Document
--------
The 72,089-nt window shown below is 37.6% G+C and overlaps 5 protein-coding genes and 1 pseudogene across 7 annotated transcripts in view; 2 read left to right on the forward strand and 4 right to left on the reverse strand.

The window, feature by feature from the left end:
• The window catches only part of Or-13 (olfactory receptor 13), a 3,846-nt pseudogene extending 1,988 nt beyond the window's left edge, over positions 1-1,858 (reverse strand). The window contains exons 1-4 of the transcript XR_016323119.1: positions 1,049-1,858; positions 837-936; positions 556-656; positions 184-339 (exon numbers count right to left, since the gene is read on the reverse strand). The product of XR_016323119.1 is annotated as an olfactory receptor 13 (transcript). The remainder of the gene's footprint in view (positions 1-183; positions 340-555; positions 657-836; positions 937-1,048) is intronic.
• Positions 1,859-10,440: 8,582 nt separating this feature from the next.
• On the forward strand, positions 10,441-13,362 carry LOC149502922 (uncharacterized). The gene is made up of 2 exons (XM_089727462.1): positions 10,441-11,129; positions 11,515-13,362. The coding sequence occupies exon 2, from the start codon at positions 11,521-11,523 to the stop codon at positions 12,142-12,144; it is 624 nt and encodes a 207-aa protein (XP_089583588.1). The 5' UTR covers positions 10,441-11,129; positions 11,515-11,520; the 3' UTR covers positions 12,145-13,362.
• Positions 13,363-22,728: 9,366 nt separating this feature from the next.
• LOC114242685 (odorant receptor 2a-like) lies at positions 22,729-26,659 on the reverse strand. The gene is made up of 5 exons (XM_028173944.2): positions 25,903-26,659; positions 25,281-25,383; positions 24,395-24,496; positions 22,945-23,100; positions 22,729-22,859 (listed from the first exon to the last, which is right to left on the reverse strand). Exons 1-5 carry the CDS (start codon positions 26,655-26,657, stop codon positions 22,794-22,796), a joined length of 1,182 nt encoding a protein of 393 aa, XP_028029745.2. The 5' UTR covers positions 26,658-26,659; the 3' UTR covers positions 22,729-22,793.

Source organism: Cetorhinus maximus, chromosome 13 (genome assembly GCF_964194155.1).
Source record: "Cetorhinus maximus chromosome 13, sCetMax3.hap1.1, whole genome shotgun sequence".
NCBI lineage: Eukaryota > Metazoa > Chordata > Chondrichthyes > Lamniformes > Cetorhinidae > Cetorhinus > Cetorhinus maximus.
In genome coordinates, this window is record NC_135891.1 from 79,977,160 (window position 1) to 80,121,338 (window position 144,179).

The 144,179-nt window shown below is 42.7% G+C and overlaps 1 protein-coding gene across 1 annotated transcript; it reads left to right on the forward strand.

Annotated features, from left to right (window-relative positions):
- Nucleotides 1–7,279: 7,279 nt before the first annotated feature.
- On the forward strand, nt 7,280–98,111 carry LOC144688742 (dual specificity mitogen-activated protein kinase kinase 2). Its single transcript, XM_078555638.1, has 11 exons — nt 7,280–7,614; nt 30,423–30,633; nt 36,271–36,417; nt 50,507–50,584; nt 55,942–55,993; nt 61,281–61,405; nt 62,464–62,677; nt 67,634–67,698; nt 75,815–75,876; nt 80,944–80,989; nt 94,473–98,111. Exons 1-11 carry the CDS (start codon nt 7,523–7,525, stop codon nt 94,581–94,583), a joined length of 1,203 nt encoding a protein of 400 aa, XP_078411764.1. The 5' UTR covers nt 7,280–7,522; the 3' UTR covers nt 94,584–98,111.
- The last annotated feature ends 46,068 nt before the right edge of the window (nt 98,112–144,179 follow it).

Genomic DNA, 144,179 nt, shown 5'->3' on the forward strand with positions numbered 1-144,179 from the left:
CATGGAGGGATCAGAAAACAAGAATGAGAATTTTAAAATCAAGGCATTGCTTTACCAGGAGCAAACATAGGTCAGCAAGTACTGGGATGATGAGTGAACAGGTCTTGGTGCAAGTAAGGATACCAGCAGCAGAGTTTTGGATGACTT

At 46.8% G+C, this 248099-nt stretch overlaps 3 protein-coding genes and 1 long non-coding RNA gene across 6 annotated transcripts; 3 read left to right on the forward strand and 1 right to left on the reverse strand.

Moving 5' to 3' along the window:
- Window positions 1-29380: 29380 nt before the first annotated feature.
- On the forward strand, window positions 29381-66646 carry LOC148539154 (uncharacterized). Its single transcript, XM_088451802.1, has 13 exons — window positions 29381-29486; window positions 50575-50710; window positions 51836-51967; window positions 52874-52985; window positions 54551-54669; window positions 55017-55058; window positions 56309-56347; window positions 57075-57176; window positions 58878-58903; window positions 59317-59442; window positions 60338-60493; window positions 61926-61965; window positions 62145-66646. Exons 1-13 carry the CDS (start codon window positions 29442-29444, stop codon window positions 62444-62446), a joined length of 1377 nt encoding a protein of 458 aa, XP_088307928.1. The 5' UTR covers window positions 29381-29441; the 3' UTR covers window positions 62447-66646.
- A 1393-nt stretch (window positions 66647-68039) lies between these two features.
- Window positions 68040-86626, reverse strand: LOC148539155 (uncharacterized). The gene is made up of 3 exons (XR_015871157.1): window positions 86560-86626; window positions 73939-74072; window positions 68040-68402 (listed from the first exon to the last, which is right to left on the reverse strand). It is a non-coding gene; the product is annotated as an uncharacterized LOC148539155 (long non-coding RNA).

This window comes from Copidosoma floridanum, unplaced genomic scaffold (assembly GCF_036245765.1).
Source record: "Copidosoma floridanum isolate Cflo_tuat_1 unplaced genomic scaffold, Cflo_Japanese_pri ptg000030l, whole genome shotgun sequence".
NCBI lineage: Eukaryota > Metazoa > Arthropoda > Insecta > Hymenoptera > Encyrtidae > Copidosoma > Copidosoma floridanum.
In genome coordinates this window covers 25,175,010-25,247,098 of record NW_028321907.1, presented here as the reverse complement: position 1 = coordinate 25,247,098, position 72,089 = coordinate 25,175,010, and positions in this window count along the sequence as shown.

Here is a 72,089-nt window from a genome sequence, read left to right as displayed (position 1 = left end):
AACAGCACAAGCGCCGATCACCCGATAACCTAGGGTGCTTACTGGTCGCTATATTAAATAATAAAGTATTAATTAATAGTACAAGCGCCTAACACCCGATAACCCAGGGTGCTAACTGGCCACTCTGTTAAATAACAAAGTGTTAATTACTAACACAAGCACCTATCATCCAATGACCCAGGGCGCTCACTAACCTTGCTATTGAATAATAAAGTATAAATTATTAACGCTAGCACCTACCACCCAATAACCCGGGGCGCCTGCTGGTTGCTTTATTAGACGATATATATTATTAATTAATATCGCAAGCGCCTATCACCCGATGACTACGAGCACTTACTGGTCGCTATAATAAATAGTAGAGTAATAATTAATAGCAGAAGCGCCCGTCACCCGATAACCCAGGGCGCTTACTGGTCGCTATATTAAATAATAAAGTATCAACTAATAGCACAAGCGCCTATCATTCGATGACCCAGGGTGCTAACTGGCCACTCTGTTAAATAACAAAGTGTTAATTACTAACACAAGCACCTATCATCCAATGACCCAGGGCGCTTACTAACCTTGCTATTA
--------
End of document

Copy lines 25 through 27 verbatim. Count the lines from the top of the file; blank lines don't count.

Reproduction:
This window comes from Copidosoma floridanum, unplaced genomic scaffold (assembly GCF_036245765.1).
Source record: "Copidosoma floridanum isolate Cflo_tuat_1 unplaced genomic scaffold, Cflo_Japanese_pri ptg000030l, whole genome shotgun sequence".
NCBI lineage: Eukaryota > Metazoa > Arthropoda > Insecta > Hymenoptera > Encyrtidae > Copidosoma > Copidosoma floridanum.